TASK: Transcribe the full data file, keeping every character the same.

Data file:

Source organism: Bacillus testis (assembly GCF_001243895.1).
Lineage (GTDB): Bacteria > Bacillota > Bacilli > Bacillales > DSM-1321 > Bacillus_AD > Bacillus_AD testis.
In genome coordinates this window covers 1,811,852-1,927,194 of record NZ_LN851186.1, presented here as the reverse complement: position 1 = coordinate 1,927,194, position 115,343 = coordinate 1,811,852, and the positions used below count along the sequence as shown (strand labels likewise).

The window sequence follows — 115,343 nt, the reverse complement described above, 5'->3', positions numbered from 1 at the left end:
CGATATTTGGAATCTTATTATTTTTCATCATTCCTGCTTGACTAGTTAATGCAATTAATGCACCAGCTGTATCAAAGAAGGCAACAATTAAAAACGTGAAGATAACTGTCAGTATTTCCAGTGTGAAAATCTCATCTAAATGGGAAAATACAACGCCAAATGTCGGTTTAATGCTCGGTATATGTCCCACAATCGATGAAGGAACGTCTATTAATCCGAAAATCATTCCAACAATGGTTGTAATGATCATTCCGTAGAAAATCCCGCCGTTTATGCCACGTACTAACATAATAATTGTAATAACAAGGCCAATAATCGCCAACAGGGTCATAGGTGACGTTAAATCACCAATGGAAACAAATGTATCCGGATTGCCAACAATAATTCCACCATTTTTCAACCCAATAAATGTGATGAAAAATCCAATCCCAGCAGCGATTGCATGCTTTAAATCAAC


Source organism: Bacillus testis (assembly GCF_001243895.1).
Lineage (GTDB): Bacteria > Bacillota > Bacilli > Bacillales > DSM-1321 > Bacillus_AD > Bacillus_AD testis.
In genome coordinates this window covers 1,811,852-1,927,194 of record NZ_LN851186.1, presented here as the reverse complement: position 1 = coordinate 1,927,194, position 115,343 = coordinate 1,811,852, and the positions used below count along the sequence as shown (strand labels likewise).

The window sequence follows — 115,343 nt, the reverse complement described above, 5'->3', positions numbered from 1 at the left end:
CGATATTTGGAATCTTATTATTTTTCATCATTCCTGCTTGACTAGTTAATGCAATTAATGCACCAGCTGTATCAAAGAAGGCAACAATTAAAAACGTGAAGATAACTGTCAGTATTTCCAGTGTGAAAATCTCATCTAAATGGGAAAATACAACGCCAAATGTCGGTTTAATGCTCGGTATATGTCCCACAATCGATGAAGGAACGTCTATTAATCCGAAAATCATTCCAACAATGGTTGTAATGATCATTCCGTAGAAAATCCCGCCGTTTATGCCACGTACTAACATAATAATTGTAATAACAAGGCCAATAATCGCCAACAGGGTCATAGGTGACGTTAAATCACCAATGGAAACAAATGTATCCGGATTGCCAACAATAATTCCACCATTTTTCAACCCAATAAATGTGATGAAAAATCCAATCCCAGCAGCGATTGCATGCTTTAAATCAAC